It’s the voice
He might sound like a loner, but Quill, who started working at 106.7 on the same day as Boucher, says he’s a good friend and an excellent listener. “We’ve had great conversations about everything,” she says.
She notes that he’s also a deep guy, which comes through in what he does choose to talk about. I ask him what it means to be the last voice people might hear at the end of the day. I ask him why the night shift has always appealed to him and how he’s been successful at it. His response:
“You look out the window and you know night means a void. . . . There’s something called solitude, which is a positive thing, there’s something called loneliness, which is a negative thing, and solitude is healthy every now and then, but a lot of people at night are looking for some kind of a connection. And I was amazed at how often people find the connection in a song.”
But it’s not really the songs that appeal to them, according to his fans. It’s not the lyrics.
It’s the voice; Braude calls Boucher’s “magical and seductive.”
Search Twitter and you’ll find some amusing assessments:
“If I was David Allan Boucher’s wife, I’d want him to talk to me all the time. #bestvoice #bedtimemagic” @CarmenSandiegOh tweeted in 2013.
In 2015, @BlueDream_2008 made this list:
1. Sam Elliot
2. Morgan Freeman
3. James Earl Jones
4. David Allan Boucher
5. Darth Vader
“*Greatest bedtime storytellers in the world*”
It’s the voice — the slow delivery, the fact that he never talks about himself — that has made fans feel close to him. What they describe is real intimacy.
When I tell one publicist in town I am writing a story about Boucher, she looks like she might cry and clutches her heart.
“I. Love. Him,” she says. (She is quick to add that she doesn’t actually know him.)
Another fan is former Globe music writer Sarah Rodman, now an editor at Entertainment Weekly in Los Angeles. When I mention that I am writing a story about Boucher, her jaw drops.
“Did you get to see him?” she asks, and when I say I sat with him for an hour, she is clearly jealous.
Then she demands I quote her in this story. She grew up in Massachusetts, and Boucher was always there.
“As a kid, if I thought of Kasey Kasem as my conduit to the world of pop music, I thought of [Boucher] as my conduit to the wider world,” she says in a text. “Listening to him felt intensely personal, like he was speaking to me, but also connecting me with all the people listening to him. It felt like being part of a community even if I didn’t know the other members. Plus, I mean, that voice, come on!”
That’s something a lot of fans tell me. “He’s speaking to me.”
When I ask those fans what they think he looks like, they get a dreamy look in their eyes. A few imagine a white man with gray hair (like singer Michael McDonald). I had always pictured someone like the singer-songwriter Babyface.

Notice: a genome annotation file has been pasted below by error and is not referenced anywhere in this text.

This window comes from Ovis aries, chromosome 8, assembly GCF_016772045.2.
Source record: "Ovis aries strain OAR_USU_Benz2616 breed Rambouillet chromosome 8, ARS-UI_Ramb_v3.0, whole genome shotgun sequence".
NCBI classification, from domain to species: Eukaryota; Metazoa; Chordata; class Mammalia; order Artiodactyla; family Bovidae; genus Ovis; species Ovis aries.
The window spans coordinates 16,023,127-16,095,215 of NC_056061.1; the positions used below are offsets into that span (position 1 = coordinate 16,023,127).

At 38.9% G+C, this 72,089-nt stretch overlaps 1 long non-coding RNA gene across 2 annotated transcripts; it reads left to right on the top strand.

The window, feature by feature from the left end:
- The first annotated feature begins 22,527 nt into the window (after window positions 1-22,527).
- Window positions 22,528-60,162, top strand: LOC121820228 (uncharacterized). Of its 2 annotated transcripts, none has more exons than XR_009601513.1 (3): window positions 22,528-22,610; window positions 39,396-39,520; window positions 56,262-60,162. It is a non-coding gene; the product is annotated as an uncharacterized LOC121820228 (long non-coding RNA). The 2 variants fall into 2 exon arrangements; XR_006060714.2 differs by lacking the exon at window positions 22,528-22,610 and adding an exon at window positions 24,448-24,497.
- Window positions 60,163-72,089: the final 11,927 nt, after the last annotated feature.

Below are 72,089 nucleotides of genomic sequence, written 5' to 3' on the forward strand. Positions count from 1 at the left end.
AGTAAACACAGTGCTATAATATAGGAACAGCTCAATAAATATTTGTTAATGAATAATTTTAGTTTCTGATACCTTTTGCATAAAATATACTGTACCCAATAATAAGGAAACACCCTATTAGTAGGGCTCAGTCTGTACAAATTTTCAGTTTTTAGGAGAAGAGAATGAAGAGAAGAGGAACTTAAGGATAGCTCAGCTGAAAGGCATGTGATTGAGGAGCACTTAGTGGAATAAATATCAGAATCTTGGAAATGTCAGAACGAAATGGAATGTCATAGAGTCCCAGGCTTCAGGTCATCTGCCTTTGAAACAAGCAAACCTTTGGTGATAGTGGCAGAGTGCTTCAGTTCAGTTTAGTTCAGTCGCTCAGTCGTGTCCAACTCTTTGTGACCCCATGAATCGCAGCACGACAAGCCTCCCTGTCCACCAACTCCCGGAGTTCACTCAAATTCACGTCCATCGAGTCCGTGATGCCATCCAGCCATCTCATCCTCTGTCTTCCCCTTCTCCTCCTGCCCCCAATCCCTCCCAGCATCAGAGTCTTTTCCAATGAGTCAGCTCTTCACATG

We were all wrong.
But after the interview, when I tried to come up with a description that would satisfy the curiosity of my friends (while respecting his privacy), I couldn’t find words. I found myself silent. Stumbling.
Perhaps Boucher is actually a wizard who has put a spell on me.
Boucher is modest about his deep connection with fans, but he has some theories about why it exists.
One is that he has his own thing, which is for his voice to cocoon the music he plays.
Like pillows. (My words, not his.)
And he says nighttime creates a more intimate bond between him and his listeners. Sometimes he’s the last voice people hear before they go to sleep.
“Through the years, you know, it’s kind of become a multi-generational show. I have teenagers listening. I have college students listening. And I have people who are empty nesters listening. I’ve heard [from] many people — one of them was amusing. She said, ‘We have [the show] on in the bedroom every night.’ And I said, ‘Oh, that’s nice.’ And she said, ‘You know why? . . . ‘Well, because I have kids and they’re like, up. I want to have a buffer . . . if anything’s going on in the bedroom.’
“I’m the buffer,” Boucher says with a laugh. “What are mom and dad doing? Oh, they’re listening to the radio.”
He also attributes his success to broadcasting live. So much on radio is prerecorded, but Boucher can comment in real time on what the sky looks like. He even makes mistakes, which lets listeners know he’s really there. Every weekday night, like clockwork.
He has no plans on stopping any time soon.
The interview is over because it is almost time for his show.
Boucher will play Ed Sheeran. Maybe Beyoncé and Adele. He will say their names slowly. Because it’s time to unwind.
Meredith Goldstein can be reached at firstname.lastname@example.org.